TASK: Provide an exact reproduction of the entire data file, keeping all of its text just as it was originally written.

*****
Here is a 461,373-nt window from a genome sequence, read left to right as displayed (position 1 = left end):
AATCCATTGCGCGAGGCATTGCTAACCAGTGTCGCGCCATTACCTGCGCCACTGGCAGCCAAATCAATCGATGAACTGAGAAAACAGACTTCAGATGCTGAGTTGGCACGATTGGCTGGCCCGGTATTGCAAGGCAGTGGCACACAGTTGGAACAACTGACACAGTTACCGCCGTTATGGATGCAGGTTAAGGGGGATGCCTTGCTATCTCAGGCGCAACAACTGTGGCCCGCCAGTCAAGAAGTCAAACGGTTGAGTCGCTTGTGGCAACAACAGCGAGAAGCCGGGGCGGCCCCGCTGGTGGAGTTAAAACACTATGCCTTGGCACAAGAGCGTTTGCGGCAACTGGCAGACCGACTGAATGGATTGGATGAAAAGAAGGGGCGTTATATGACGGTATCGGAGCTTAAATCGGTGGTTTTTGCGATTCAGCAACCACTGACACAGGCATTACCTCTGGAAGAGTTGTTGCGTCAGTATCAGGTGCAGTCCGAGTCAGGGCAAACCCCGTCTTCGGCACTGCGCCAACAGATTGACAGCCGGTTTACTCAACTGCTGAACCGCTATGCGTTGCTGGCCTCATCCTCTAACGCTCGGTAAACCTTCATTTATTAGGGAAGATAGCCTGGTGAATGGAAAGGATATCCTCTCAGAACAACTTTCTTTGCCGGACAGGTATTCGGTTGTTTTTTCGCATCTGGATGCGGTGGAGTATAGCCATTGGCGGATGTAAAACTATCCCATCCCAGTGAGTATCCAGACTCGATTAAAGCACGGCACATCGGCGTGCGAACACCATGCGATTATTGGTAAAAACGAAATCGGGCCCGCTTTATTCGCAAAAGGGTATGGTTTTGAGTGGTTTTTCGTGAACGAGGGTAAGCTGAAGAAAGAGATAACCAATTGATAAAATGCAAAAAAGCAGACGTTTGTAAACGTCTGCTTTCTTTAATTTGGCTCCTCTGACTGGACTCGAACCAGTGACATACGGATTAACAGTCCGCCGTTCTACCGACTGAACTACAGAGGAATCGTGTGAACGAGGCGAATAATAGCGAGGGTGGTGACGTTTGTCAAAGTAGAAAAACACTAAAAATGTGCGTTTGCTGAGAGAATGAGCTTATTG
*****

Here is a 461,373-nt window from a genome sequence, read left to right as displayed (position 1 = left end):
AATCCATTGCGCGAGGCATTGCTAACCAGTGTCGCGCCATTACCTGCGCCACTGGCAGCCAAATCAATCGATGAACTGAGAAAACAGACTTCAGATGCTGAGTTGGCACGATTGGCTGGCCCGGTATTGCAAGGCAGTGGCACACAGTTGGAACAACTGACACAGTTACCGCCGTTATGGATGCAGGTTAAGGGGGATGCCTTGCTATCTCAGGCGCAACAACTGTGGCCCGCCAGTCAAGAAGTCAAACGGTTGAGTCGCTTGTGGCAACAACAGCGAGAAGCCGGGGCGGCCCCGCTGGTGGAGTTAAAACACTATGCCTTGGCACAAGAGCGTTTGCGGCAACTGGCAGACCGACTGAATGGATTGGATGAAAAGAAGGGGCGTTATATGACGGTATCGGAGCTTAAATCGGTGGTTTTTGCGATTCAGCAACCACTGACACAGGCATTACCTCTGGAAGAGTTGTTGCGTCAGTATCAGGTGCAGTCCGAGTCAGGGCAAACCCCGTCTTCGGCACTGCGCCAACAGATTGACAGCCGGTTTACTCAACTGCTGAACCGCTATGCGTTGCTGGCCTCATCCTCTAACGCTCGGTAAACCTTCATTTATTAGGGAAGATAGCCTGGTGAATGGAAAGGATATCCTCTCAGAACAACTTTCTTTGCCGGACAGGTATTCGGTTGTTTTTTCGCATCTGGATGCGGTGGAGTATAGCCATTGGCGGATGTAAAACTATCCCATCCCAGTGAGTATCCAGACTCGATTAAAGCACGGCACATCGGCGTGCGAACACCATGCGATTATTGGTAAAAACGAAATCGGGCCCGCTTTATTCGCAAAAGGGTATGGTTTTGAGTGGTTTTTCGTGAACGAGGGTAAGCTGAAGAAAGAGATAACCAATTGATAAAATGCAAAAAAGCAGACGTTTGTAAACGTCTGCTTTCTTTAATTTGGCTCCTCTGACTGGACTCGAACCAGTGACATACGGATTAACAGTCCGCCGTTCTACCGACTGAACTACAGAGGAATCGTGTGAACGAGGCGAATAATAGCGAGGGTGGTGACGTTTGTCAAAGTAGAAAAACACTAAAAATGTGCGTTTGCTGAGAGAATGAGCTTATTG